TMI*: Is ‘sharenting’ a national dilemma?
An Ofcom report shows that parents are divided over ‘sharenting’: whether or not to post online photos and news about their children online.
According to the Communications Market Report, 56 per cent of parents choose not to share pictures of their children on social media and other online platforms. The majority of these gave the reason that they prefer to keep their children’s lives private. Meanwhile, 42 per cent of parents do share images, and at least half of them do so on a regular basis.
Katharine Hill, UK director of Care for the Family, cautioned parents to be responsible when choosing what to share: "When they are little, just think about if they really want to have those photos of them in the paddling pool when they are teenagers because those digital footprints don’t go away."
She encouraged parents to talk to their children if they are going to put something online, particularly photos. She also criticised the societal pressure to appear a certain way online: "There’s that huge pressure to portray a perfect family life that often is far removed from reality. That is what young people want to try and keep up with, and then they measure their worth by how many likes they have on Facebook and it’s a really big pressure on them."
Parents shared their feelings of apprehension regarding ‘sharenting’, many fearing the safety of such a public platform. Rachel, a mother of two, described the difficulty of balancing the benefits of social media with the problems it can bring: "I get really torn about my kids online. On one hand, Facebook is a source of support and a way of keeping my far-flung family and friends up to date. However, it does concern me as well, so I try to avoid mentioning locations or school names and have the highest security setting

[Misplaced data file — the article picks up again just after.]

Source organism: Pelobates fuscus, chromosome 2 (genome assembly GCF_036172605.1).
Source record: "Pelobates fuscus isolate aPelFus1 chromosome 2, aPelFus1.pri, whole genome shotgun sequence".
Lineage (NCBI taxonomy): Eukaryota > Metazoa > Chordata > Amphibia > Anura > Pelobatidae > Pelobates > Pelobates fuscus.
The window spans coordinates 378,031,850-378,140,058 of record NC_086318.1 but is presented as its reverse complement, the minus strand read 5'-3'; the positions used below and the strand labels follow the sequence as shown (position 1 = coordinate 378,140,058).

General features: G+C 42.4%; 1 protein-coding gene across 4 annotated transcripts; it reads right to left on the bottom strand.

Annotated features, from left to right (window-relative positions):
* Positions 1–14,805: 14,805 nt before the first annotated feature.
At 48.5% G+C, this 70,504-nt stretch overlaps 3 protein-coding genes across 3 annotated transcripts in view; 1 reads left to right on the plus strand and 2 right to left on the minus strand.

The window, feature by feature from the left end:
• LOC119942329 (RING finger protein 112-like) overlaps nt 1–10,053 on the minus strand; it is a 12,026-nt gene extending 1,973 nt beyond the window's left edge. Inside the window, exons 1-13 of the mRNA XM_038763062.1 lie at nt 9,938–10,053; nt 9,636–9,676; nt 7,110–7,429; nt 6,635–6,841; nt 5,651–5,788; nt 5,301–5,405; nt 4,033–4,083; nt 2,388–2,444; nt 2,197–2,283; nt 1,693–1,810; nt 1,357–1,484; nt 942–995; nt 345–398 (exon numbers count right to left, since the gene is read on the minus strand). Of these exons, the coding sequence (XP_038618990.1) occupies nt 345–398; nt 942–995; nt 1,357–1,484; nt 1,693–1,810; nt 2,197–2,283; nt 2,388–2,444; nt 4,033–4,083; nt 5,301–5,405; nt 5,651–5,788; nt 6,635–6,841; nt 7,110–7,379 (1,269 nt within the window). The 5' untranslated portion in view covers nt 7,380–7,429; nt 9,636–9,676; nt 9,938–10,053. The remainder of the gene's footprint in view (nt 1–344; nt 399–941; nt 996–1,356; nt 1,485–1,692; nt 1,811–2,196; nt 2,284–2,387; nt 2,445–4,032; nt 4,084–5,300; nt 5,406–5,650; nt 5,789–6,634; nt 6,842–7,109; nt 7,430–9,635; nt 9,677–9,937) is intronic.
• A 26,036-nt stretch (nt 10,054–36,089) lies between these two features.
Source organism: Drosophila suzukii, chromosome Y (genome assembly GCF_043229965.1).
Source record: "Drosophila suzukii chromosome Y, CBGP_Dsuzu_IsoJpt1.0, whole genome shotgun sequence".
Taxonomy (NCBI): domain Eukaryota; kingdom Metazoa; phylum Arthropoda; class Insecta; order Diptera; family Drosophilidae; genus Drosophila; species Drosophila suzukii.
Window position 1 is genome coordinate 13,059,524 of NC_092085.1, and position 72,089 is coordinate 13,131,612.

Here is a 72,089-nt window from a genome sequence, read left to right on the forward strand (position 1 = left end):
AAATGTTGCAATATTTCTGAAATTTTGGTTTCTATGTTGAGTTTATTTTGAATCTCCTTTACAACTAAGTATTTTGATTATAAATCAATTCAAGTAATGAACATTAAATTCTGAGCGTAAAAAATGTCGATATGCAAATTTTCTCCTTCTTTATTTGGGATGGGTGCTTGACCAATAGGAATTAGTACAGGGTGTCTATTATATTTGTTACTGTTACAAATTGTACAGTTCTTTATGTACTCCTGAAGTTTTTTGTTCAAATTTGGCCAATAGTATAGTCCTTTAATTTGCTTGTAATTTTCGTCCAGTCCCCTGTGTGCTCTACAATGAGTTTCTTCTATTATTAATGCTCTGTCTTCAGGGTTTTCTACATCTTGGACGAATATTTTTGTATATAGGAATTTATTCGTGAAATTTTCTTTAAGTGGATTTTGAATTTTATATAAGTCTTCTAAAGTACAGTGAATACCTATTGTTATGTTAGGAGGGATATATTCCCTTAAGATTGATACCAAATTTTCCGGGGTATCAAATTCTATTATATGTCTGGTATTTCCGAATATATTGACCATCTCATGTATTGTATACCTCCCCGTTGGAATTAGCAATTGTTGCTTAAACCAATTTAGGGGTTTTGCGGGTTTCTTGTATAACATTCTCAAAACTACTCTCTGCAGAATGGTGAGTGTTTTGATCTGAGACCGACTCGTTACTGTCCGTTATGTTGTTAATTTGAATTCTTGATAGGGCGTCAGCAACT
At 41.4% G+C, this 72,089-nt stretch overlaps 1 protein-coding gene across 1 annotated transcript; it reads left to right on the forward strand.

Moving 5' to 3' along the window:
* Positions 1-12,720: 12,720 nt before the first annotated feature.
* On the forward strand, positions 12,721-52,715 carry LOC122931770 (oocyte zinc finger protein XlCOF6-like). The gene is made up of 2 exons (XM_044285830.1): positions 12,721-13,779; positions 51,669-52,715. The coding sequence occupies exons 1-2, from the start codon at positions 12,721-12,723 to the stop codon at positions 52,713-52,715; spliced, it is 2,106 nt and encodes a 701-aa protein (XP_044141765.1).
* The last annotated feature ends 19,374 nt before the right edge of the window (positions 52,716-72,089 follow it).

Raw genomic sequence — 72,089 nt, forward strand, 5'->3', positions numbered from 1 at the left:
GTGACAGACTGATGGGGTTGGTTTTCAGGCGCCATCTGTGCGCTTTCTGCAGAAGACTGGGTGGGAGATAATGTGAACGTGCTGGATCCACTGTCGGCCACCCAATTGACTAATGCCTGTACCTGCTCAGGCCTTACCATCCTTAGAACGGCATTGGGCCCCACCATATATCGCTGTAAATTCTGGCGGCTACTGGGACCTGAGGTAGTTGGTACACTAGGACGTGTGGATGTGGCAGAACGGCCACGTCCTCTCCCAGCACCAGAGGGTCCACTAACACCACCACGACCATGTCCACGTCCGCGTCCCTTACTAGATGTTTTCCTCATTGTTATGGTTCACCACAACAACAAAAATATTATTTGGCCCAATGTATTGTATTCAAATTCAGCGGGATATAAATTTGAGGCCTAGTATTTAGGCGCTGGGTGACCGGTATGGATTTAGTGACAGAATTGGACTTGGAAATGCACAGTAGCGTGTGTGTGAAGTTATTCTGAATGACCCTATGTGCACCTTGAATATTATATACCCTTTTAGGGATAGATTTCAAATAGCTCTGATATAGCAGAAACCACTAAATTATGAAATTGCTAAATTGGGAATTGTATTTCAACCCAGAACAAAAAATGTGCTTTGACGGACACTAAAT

Mark, a minister and father of three teenagers, highlighted the importance of children having the right to say no to pictures being shared without having to justify their reasons.
Mother of two, Catherine, said: "I would love to put lots of photos on Facebook, but I was shocked by accounts of online grooming. My privacy settings are set as high as possible. As children get older, they don’t want to be shown on their parents’ Facebook! We have to respect their wishes."
One mother of five linked sharenting to wider parenting issues, where parenting becomes public property: "In the day and age when a princess is criticised for parenting her children in public, I’m not entirely convinced that any fault in sharenting lies solely with the parents."
*‘Too much information’ for those who aren’t down with the kids.
"TO DEFEND HUMAN LIFE, ABOVE ALL WHEN IT IS WOUNDED BY ILLNESS, IS A DUTY OF LOVE THAT GOD ENTRUSTS TO ALL"
Church kids say the funniest things
Here’s some of the best things our readers have heard kids say recently…
"Did you know, Daddy, that God can hear you even if you say it in your head? Maybe you should try it, Daddy?"
After I said maybe too long a prayer with my 5-year-old!
2-year-old about a local lay preacher:
"That’s not Adam, that’s not Eve, that’s Steve!"
"I wish I could be a vicar. They only work four hours a week and get a house and a wage!"
Small child, while the vicar was standing behind them.
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